The Week in brief
- During The International Air Cargo Association’s Executive Summit meeting in Bangkok, Neel Shah, who heads the organization’s security committee, sounded a warning about the impending 100 percent screening deadline set by the Transport Security Administration (TSA). The TSA had originally called for a 100-percent screening requirement by the end of 2013, but early this year pushed the deadline up to Dec. 31, 2011. Shah said that the process of accrediting foreign screening programs is moving too slowly. “Unless TSA and, more broadly speaking, the entire U.S. government focuses the necessary resources on reviewing the process and timeline by which foreign security programs are validated and placed into the TSA’s National Cargo Security Program (NCSP), we will face some significant disruptions to the global supply chain," he said during the meeting. "It’s critical that we get more foreign programs under review and certified into the NCSP in the next few months — especially if TSA is considering an accelerated deadline for 100 percent inbound screening.
- The Federal Aviation Administration (FAA) has repositioned three veteran employees as part of its review of air traffic control. “The FAA’s focus is safety," the FAA's Randy Babbitt said in a statement. Chris Metts is now in charge of the organization's En Route and Oceanic operations; Walt Cochran will oversee terminal operations; and Glen Martin is the Cleveland Air Route Traffic Control Center's new air traffic manager. "These changes ensure that we have the right people in the right places to help us carry out our mission. I am confident our top-to-bottom review is making our air traffic system even safer.”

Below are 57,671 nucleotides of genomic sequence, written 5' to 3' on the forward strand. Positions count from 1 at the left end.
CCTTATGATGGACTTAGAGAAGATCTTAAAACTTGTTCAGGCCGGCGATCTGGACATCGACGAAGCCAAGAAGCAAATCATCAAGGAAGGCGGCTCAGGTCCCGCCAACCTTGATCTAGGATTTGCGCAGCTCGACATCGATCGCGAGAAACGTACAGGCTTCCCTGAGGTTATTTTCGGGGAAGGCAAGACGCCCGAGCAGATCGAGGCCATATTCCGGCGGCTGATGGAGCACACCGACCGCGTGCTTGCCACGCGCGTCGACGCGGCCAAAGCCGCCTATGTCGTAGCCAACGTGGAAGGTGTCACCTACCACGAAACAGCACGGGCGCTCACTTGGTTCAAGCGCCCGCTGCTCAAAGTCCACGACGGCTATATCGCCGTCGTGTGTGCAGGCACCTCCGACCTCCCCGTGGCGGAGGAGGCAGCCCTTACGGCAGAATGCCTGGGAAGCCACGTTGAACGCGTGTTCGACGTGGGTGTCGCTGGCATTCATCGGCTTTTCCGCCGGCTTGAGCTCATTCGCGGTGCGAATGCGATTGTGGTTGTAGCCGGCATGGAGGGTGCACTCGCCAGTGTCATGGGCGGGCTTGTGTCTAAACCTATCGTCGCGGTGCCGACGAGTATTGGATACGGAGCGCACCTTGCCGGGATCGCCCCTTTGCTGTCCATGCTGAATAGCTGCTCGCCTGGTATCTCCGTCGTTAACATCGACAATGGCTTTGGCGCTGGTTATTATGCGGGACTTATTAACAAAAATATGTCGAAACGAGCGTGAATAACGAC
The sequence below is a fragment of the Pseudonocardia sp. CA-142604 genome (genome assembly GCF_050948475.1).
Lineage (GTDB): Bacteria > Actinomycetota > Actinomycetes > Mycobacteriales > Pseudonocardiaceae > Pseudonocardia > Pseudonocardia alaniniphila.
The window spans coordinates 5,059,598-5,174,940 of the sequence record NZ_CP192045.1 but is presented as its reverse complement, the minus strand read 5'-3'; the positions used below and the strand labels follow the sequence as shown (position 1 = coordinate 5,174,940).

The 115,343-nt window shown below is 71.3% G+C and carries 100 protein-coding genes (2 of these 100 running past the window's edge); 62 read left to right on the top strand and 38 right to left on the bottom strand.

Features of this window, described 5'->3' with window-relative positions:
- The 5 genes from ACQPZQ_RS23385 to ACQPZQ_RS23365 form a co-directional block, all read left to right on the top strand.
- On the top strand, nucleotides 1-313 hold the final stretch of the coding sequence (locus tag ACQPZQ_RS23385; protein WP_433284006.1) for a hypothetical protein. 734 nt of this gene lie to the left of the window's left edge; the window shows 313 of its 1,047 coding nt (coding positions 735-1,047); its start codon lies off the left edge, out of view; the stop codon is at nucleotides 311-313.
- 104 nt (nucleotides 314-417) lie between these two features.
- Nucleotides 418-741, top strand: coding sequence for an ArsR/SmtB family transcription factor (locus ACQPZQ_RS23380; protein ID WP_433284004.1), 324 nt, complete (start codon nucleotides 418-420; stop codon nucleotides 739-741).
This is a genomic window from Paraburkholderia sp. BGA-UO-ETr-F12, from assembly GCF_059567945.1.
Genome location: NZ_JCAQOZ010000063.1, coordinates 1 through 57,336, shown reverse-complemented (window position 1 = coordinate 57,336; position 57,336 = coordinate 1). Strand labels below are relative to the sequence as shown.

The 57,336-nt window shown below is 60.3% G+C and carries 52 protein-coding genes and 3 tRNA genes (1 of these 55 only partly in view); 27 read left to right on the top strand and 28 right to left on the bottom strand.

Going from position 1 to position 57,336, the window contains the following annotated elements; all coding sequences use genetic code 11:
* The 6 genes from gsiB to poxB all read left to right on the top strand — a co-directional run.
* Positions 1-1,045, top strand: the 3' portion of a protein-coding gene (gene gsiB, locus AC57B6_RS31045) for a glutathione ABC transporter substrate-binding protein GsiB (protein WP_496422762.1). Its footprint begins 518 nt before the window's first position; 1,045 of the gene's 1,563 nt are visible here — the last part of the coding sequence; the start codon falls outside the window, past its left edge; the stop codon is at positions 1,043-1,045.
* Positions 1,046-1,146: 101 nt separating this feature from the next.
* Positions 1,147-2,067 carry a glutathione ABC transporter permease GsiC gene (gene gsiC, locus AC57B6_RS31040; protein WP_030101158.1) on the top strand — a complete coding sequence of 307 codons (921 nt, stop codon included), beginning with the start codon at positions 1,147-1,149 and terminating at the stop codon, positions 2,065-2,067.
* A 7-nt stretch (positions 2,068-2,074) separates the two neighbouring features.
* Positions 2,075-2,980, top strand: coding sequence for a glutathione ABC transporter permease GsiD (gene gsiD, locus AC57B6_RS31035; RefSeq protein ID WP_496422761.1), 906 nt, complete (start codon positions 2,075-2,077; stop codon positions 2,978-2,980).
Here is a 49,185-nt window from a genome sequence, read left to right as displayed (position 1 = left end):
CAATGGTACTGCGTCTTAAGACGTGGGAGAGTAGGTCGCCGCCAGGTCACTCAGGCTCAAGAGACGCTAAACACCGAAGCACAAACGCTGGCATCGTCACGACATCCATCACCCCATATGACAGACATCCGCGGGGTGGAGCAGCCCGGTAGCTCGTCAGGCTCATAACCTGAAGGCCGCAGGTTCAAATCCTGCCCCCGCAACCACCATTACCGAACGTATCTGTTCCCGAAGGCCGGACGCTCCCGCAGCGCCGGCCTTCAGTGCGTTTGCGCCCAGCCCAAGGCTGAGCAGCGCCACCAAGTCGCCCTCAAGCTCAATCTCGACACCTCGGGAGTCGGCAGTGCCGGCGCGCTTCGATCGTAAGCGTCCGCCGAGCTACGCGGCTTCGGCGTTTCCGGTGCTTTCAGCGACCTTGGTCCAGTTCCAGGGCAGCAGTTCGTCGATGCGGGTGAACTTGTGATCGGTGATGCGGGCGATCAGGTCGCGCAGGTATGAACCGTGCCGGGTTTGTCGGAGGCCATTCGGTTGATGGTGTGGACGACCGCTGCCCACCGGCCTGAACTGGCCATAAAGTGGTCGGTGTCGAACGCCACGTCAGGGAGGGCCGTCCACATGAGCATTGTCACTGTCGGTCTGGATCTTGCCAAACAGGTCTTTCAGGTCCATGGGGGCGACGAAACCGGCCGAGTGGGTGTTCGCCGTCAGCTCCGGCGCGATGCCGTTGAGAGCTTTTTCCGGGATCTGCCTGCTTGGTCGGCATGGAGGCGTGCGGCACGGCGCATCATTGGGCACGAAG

- Gulf Technics has signed a five-year agreement to provide supply-chain and repair support to Bahrain-based Gulf Air. According to a press release, "the partnership will combine parts supply, component repair, distribution, information technology, and logistics capabilities to help Gulf Air cost-effectively and safely operate its Airbus fleet." The carrier's fleet includes 14 A320s, 10 A330s and four A340s.
- Air China will launch a new route to Athens using Airbus A330 aircraft starting May 15. The service, which takes off from Beijing and has a stopover in Munich, will be offered twice a week. The carrier also recently signed a strategic agreement with China Telecom, which will allow the two companies to cooperate in product development, IT, air-ground communications, marketing and customer service.
- On April 26, a Boeing 737-700 operated by Southwest carrying 134 passengers and five crewmembers from Denver International Airport overshot the runway during its departure into Chicago Midway International Airport. No injuries were reported. The Federal Aviation Administration and the National Transportation Safety Board (NTSB) are investigating why Southwest Airlines Flight 1919 exited the runway and skidded to a grassy area at the edge of Runway 13. According to local media reports, the Boeing 737-700 narrowly missed careening into a busy street, stopping 50 yards short of Midway’s fenced in wall. The NTSB described the weather at the time of the incident as “rainy with southerly winds." Southwest said all passengers were safely deplaned from the aircraft using air stairs and were bused to the terminal. The airline also said each passenger received a full refund for their flight and two free round-trip tickets as retribution. Southwest previously had an incident at Midway Airport in 2005. Faced with poor weather, a Southwest jet skidded off the runway and through a fence, killing a 6-year-old boy.